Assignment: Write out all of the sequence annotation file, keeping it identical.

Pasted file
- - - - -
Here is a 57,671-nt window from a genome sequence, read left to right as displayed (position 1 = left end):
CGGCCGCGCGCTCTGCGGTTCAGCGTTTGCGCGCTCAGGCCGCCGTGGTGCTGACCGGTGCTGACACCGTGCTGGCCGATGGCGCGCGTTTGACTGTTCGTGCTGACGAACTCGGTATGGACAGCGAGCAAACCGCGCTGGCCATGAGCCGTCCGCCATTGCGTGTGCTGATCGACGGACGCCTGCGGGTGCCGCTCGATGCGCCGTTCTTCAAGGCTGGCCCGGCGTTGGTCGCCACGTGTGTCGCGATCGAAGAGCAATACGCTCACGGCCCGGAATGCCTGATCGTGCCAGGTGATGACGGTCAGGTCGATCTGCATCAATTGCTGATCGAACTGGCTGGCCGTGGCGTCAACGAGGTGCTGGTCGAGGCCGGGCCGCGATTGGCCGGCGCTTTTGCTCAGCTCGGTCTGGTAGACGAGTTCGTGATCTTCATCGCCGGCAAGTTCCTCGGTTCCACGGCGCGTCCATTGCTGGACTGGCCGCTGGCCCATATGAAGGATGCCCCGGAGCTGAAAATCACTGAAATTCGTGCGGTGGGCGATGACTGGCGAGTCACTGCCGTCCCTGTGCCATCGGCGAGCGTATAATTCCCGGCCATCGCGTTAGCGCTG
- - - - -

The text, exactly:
Here is a 57,671-nt window from a genome sequence, read left to right as displayed (position 1 = left end):
CGGCCGCGCGCTCTGCGGTTCAGCGTTTGCGCGCTCAGGCCGCCGTGGTGCTGACCGGTGCTGACACCGTGCTGGCCGATGGCGCGCGTTTGACTGTTCGTGCTGACGAACTCGGTATGGACAGCGAGCAAACCGCGCTGGCCATGAGCCGTCCGCCATTGCGTGTGCTGATCGACGGACGCCTGCGGGTGCCGCTCGATGCGCCGTTCTTCAAGGCTGGCCCGGCGTTGGTCGCCACGTGTGTCGCGATCGAAGAGCAATACGCTCACGGCCCGGAATGCCTGATCGTGCCAGGTGATGACGGTCAGGTCGATCTGCATCAATTGCTGATCGAACTGGCTGGCCGTGGCGTCAACGAGGTGCTGGTCGAGGCCGGGCCGCGATTGGCCGGCGCTTTTGCTCAGCTCGGTCTGGTAGACGAGTTCGTGATCTTCATCGCCGGCAAGTTCCTCGGTTCCACGGCGCGTCCATTGCTGGACTGGCCGCTGGCCCATATGAAGGATGCCCCGGAGCTGAAAATCACTGAAATTCGTGCGGTGGGCGATGACTGGCGAGTCACTGCCGTCCCTGTGCCATCGGCGAGCGTATAATTCCCGGCCATCGCGTTAGCGCTG